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Qld’s disgraced health service denies most mothers compensation


No offer from Brisbane Times that the expert panel’s assessments were incorrect or inappropriate. But Mitzel and his supporters have a hard time accepting these conclusions.

Her C-section caused a dangerous internal pool of blood, called a hematoma, that went undetected for days after she was sent home so weak and sick that she couldn’t even stand up or breastfeed, Mitzel claimed.

She said it took away her “newborn bubble that everyone talks about” and put enormous pressure on her partner and parents. She still felt discomfort under the scar.

But most troubling for Mitzel was the question of whether she needed a C-section at all. The patients’ comments were contradictory and sometimes wrong, she argued. To this day, she said, she has not received a credible explanation for her surgery.

It was even more confusing because just before she was wheeled into the operating room, the midwife assured her it was time to push.

“And then one of the doctors came in and I’ll never forget the exact words she said to me: ‘Well, you’re fine, the baby is fine, but you’re just tired,'” Mitzel said.

“I was hysterical at that point because I knew what she was going to say. There was no “let’s try to push” or “let’s do assisted labor”.

In a haze from the painkillers, Mitzel signed the form, though she doesn’t remember doing it. She claimed that she was not informed of her consent.

“I was like, ‘No, no, please, please,’ but they were happy enough that in all this commotion I somehow managed to scribble on a piece of paper.”

Once on the operating table, Mitzel said she was too scared to speak if she would be put under general anesthesia and miss giving birth to Harrison.

“I [had] people ask me, “Why did you have a caesarean?” and I say, “I don’t know.” Apparently, I’m too tired.”


The investigators noted that Mitzel was not the only one to receive inadequate justification and described the increase in C-sections, which rose from 31 percent to 43 percent in 2021, as “disturbing.”

The recommendations of the World Health Organization indicate 10–15 percent as a normal figure.

Her letter of denial of compensation from the review team, which has seen Brisbane Times, noted that the birth and postpartum care caused her “distress.” Experts were also “satisfied” that she was seeing a specialist in pain management.

But he concluded that the “communication deficit” could not be compensated.

“They said it to most of us: a communication deficit,” Mitzel said. She took it as a legal code for failing to obtain informed consent or provide choice.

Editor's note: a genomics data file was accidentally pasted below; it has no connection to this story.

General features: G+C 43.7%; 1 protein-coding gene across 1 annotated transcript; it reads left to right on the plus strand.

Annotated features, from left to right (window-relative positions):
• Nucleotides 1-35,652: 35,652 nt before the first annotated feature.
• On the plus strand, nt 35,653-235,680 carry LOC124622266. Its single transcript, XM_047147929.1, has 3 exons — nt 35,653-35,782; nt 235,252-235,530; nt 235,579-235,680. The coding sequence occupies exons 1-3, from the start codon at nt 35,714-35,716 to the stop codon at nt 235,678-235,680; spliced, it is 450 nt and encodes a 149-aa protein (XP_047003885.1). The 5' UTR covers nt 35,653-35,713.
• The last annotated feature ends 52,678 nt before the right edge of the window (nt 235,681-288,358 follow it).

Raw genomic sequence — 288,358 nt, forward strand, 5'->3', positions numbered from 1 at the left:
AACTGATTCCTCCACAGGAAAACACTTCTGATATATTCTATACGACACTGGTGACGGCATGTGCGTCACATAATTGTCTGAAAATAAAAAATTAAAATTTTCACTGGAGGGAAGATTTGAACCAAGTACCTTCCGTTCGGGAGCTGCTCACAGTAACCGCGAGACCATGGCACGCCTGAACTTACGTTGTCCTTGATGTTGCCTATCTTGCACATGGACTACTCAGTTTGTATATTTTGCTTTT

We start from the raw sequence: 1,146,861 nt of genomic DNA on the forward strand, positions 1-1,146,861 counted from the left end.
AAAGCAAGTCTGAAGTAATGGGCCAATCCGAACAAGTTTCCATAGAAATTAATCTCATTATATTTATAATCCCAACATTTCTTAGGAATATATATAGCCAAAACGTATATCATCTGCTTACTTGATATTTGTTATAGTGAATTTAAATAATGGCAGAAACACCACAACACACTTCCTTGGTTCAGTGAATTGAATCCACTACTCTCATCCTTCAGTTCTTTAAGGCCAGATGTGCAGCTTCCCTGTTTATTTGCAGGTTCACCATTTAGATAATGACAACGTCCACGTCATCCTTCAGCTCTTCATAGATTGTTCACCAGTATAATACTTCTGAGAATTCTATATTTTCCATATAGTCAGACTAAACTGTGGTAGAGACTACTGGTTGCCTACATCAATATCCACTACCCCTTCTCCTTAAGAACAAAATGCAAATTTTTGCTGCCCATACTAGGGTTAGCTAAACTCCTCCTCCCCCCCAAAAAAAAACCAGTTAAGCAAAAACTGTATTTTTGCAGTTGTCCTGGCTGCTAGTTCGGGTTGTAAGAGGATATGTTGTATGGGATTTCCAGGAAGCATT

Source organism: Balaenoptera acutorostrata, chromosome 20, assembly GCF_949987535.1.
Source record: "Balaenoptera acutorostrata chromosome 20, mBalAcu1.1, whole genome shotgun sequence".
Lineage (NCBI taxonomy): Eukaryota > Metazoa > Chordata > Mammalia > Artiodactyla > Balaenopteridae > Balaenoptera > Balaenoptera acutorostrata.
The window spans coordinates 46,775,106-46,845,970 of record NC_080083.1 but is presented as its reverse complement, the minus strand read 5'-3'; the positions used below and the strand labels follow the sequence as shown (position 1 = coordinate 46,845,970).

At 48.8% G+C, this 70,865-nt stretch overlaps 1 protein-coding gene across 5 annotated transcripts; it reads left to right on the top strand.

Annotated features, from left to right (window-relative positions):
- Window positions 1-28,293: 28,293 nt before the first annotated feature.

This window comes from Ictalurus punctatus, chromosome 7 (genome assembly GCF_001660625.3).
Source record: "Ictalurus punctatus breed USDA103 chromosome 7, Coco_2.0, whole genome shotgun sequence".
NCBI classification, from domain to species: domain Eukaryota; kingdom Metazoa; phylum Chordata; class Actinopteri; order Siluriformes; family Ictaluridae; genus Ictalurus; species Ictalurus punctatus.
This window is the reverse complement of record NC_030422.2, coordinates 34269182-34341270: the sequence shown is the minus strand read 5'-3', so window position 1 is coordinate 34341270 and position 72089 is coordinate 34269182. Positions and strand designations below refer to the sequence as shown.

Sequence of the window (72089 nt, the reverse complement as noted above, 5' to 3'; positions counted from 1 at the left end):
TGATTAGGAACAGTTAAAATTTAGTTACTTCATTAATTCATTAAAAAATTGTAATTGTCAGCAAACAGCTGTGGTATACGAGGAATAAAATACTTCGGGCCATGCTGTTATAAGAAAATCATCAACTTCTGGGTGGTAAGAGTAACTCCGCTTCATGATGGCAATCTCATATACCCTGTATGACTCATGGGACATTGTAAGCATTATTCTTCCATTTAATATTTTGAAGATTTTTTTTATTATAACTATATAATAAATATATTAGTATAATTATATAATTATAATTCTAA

Haley Wilson, a Mackay birth support specialist, or doula, knows many affected and rejected women. In her opinion, many reviews did not sufficiently consider the long-term psychological trauma.

The NHS commissioned an investigation in October last year after stories of poor quality care emerged.credit:Google Maps

“Recognition for [the mothers] not money; recognizing that it really matters,” Wilson said.

The report made 122 recommendations and prompted Health Minister Yvette D’Ath to demand the Mackay HHS board “show cause” why they should not be fired. The deadline was Friday last week.

For reasons unclear to the public, only the investigation’s recommendations and “summary of findings” were released. Mackay’s HHS also declined to answer repeated questions Brisbane Times about who ordered the redaction of large parts of the public findings and why.

“What Really Happened to Transparency?” Wilson asked. “Where’s the information so we can see how the recommendations match up? Did the review find everything it needed? How can we know?”

26 approved women are now joining the vaguely named “compensation access pathway”. Shine Lawyers special counsel Sarah Valance said her team had asked the health service what this meant but had not yet received a proper answer.

“We’re trying to figure it out because at the same time women are calling us for advice about a process we’re not knowledgeable about,” she said.

Valance said she had received “dozens” of phone calls from women who were not involved in the investigation but who are now questioning the standard of care they received at Mackay following his damning findings.

She recommended that rejected women who still believed their care was substandard and had caused harm should seek legal advice about accessing compensation through the normal pre-litigation process.

Mackay HHS also refused to answer repeated questions from the Brisbane Times about who ordered the redaction of large parts of the public findings and why.

Mackay HHS also refused to answer repeated questions from the Brisbane Times about who ordered the redaction of large parts of the public findings and why.credit:Brisbane Times

Queensland Health said anyone injured by medical negligence could bring a claim if a medical examiner found the care they received was below a minimum acceptable standard.

Mitzel said she still woke up in the middle of the night feeling tied to machines, and she continued to mourn the “blessed, natural birth” she envisioned during her uneventful pregnancy.

She was reassured that her advocates supported her as she continued her physical and psychological recovery.

“I’m in a funny place right now because all the letters are out,” she said. “For now, just for my mental health, I’ve just taken a step back from everything.”


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